On 3 July we shall we live streaming our Open Day for prospective applicants as part of our going Behind the Scenes' at Oxford Mathematics. This is our way of making the Open Day 'open' to everyone, wherever you are.

The running order:
10.00am - James Munro introduces you to Mathematics at Oxford

10.30am - Vicky Neale on Pure Mathematics at Oxford

11.00am - Dominic Vella on Applied Mathematics at Oxford


10.30am - we will be taking online questions

How to watch:


The films will remain available after the live stream and will join the student lectures and tutorial which are proving very popular on our Oxford Mathematics YouTube Channel.

Friday, 7 June 2019

The pros and cons of cell cannibalism - mathematics and medicine join forces to understand the causes of inflammatory and infectious diseases

Certain inflammatory and infectious diseases, including atherosclerosis and tuberculosis, are caused by the accumulation inside immune cells of harmful substances, such as lipids and bacteria. A multidisciplinary study published in Proceedings B of the Royal Society, by researchers from the Universities of Oxford and Sydney, has shown how cell cannibalism contributes to this process.

Hugh Ford, an applied mathematics PhD student with Prof. Mary Myerscough at the University of Sydney, conducted the research whilst a visiting student at Oxford Mathematics. With Prof Myerscough and Prof. Helen Byrne in the Oxford Mathematics’s Wolfson Centre for Mathematical Biology, Hugh developed a mathematical model that accurately describes the accumulation of harmful substances in macrophages, a type of white blood cell, which act as “waste-disposal” cells for the immune system. When there are too many of these substances for macrophages to handle, they are unable to remove the excess from the area before they die. This triggers a cycle in which macrophages that die while removing harmful substances from the arteries leave the substances in situ, causing more macrophages to be recruited to ingest them. The researchers’ model describes how this leads to an accumulation of macrophages. These ingest the dead cells, along with the cholesterol they have accumulated, causing the cycle to accelerate.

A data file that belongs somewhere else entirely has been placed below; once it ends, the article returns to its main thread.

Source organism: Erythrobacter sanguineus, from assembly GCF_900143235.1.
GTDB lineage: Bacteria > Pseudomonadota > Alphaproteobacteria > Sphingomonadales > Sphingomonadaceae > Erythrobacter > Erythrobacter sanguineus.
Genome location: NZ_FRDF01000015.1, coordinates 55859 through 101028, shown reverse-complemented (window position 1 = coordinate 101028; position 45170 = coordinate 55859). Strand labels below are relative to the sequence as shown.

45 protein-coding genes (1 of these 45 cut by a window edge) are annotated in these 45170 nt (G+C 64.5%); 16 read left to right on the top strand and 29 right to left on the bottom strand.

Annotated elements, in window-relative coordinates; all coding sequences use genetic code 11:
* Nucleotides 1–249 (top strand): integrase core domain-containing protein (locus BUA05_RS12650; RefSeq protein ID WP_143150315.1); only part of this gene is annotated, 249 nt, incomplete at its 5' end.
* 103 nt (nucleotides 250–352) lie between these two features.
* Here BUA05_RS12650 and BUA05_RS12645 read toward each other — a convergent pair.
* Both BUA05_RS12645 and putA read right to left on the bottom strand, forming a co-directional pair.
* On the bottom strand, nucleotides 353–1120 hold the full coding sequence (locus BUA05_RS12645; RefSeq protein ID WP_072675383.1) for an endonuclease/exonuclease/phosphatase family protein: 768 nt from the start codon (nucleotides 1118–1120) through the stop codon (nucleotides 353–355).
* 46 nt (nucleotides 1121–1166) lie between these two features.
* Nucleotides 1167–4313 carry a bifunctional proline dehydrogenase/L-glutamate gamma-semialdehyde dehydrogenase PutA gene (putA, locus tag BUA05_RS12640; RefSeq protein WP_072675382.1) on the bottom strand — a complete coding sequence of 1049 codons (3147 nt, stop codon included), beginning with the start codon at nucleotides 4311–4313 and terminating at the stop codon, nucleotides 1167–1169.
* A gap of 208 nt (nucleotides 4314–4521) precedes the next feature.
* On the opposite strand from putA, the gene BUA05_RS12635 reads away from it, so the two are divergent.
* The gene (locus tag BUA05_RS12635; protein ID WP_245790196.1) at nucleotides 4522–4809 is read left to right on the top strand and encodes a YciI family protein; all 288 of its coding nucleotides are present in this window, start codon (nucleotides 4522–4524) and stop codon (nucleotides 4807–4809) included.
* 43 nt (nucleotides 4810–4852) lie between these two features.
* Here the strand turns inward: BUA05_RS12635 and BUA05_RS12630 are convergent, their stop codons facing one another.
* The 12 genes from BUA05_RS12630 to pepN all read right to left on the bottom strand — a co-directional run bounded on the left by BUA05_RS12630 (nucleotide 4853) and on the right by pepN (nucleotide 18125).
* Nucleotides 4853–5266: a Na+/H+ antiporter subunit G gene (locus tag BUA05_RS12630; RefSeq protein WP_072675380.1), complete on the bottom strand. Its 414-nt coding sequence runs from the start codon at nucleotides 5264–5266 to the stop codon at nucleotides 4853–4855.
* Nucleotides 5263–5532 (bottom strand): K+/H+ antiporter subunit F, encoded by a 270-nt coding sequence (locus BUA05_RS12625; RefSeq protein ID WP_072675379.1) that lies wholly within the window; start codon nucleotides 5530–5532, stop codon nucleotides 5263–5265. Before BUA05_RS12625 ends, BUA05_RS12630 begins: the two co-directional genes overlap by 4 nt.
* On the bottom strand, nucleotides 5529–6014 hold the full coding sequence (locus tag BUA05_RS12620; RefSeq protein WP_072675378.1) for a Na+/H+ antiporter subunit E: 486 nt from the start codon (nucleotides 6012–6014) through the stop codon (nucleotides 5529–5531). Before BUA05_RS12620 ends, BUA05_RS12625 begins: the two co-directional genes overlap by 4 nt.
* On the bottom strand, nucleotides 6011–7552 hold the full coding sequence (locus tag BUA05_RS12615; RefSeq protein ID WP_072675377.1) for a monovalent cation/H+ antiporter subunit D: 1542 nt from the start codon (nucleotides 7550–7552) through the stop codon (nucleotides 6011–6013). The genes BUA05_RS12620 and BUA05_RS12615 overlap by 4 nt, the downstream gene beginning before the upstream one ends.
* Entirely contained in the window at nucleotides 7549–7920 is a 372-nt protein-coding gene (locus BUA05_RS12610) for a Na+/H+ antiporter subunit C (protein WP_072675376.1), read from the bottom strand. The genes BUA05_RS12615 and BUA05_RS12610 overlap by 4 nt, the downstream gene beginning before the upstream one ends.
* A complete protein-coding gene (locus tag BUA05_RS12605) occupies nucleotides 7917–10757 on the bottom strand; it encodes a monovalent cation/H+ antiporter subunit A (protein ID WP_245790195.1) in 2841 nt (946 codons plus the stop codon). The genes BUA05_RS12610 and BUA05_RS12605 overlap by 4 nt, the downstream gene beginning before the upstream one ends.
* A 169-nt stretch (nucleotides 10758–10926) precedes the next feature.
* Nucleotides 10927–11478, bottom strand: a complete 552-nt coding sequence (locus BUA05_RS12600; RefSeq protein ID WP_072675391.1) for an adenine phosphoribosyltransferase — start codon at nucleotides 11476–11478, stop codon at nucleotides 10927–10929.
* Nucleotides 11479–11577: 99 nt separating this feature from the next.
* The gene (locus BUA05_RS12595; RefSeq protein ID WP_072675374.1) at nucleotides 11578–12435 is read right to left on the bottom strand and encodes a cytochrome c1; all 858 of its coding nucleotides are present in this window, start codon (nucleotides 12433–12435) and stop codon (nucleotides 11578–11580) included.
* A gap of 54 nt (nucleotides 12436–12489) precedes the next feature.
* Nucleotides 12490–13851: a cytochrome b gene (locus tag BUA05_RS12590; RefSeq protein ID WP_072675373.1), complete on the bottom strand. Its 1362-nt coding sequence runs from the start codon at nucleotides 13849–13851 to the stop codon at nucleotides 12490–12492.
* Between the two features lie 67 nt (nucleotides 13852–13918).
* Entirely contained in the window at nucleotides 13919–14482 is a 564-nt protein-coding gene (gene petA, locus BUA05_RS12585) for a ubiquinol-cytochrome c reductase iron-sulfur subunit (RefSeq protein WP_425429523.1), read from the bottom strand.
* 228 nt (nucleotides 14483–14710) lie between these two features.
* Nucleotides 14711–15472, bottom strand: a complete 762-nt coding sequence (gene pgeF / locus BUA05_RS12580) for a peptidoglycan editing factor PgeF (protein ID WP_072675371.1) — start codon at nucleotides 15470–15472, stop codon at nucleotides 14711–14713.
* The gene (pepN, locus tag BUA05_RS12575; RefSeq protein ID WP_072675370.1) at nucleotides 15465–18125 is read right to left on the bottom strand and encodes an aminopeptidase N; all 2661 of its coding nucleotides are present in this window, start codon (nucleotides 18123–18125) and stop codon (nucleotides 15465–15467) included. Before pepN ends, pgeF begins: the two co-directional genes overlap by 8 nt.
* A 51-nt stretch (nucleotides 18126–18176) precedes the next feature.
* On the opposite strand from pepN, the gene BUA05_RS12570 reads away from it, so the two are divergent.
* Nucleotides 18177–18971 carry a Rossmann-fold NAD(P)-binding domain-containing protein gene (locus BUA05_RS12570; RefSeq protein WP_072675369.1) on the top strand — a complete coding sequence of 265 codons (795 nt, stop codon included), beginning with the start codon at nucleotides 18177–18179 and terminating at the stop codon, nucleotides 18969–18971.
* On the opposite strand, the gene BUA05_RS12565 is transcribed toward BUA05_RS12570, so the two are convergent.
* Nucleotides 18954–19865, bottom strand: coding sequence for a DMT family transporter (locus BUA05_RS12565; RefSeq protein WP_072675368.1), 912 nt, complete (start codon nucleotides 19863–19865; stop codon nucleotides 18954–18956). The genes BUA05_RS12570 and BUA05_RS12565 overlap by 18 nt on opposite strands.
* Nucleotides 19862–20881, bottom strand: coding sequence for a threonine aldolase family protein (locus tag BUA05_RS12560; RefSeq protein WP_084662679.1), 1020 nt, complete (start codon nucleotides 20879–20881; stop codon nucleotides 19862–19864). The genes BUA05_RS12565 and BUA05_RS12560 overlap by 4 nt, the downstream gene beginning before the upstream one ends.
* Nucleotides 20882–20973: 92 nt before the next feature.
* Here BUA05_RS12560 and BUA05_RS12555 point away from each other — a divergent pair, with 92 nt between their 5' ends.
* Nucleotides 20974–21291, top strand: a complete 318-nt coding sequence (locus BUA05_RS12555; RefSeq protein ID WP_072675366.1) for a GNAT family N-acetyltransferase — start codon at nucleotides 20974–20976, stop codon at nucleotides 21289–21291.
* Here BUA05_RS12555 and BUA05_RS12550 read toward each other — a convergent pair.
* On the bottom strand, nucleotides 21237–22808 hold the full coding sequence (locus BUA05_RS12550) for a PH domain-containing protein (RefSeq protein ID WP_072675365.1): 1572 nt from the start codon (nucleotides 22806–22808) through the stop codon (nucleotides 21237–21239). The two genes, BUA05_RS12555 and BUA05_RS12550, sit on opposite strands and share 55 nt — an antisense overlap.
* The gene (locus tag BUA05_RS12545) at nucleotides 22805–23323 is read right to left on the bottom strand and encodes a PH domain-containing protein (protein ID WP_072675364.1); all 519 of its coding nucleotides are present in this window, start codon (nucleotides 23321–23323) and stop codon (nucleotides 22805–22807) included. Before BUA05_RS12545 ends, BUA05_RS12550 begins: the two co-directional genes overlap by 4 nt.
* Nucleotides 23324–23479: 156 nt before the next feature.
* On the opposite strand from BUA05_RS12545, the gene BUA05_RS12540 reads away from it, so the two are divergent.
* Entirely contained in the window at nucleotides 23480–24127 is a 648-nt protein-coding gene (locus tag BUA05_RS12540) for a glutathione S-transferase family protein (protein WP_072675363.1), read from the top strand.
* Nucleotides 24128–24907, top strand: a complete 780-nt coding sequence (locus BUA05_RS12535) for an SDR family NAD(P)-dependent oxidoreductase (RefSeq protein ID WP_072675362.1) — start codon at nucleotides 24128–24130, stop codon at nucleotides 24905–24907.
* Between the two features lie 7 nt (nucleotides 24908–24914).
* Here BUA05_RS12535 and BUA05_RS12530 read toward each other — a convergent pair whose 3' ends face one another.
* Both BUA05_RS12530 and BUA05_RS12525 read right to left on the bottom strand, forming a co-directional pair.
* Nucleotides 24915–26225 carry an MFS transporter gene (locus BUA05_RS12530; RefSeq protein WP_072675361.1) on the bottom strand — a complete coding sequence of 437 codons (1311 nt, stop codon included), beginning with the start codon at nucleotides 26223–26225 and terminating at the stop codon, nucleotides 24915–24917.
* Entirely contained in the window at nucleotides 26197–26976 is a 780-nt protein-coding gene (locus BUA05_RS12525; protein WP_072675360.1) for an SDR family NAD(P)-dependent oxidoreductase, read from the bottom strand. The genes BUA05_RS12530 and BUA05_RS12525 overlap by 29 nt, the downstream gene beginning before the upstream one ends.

The researchers tested their model experimentally, in collaboration with Prof. David Greaves at the Dunn School of Pathology in Oxford. Hugh tracked the accumulation of plastic beads in thousands of macrophages in laboratory experiments, generating data to validate the cascading effect of substance accumulation predicted by the mathematical model. Dr Joshua Bull, an Oxford Mathematics postdoctoral researcher, assisted with the data analysis by adapting his existing image analysis software to enable automatic counting, from thousands of high-resolution images, of individual macrophages and the numbers of plastic microbeads contained within them.

Prof. Greaves from the Dunn School of Pathology said: “Hugh’s mathematical modelling allowed us to do a set of biology experiments that shed new light on the processes that drive diseases. Armed with these new insights we are keen to look for drugs that enhance tissue protection by changing cell behaviour.”

Hugh said the paper contributes to a growing body of evidence that casts cannibalistic cell removal as a double-edged sword. “While on the one hand this process is crucial for tissue stability and the resolution of inflammation, it also perpetuates subcellular accumulation of harmful substances that can then contribute to the development of diseases, such as heart disease and tuberculosis,”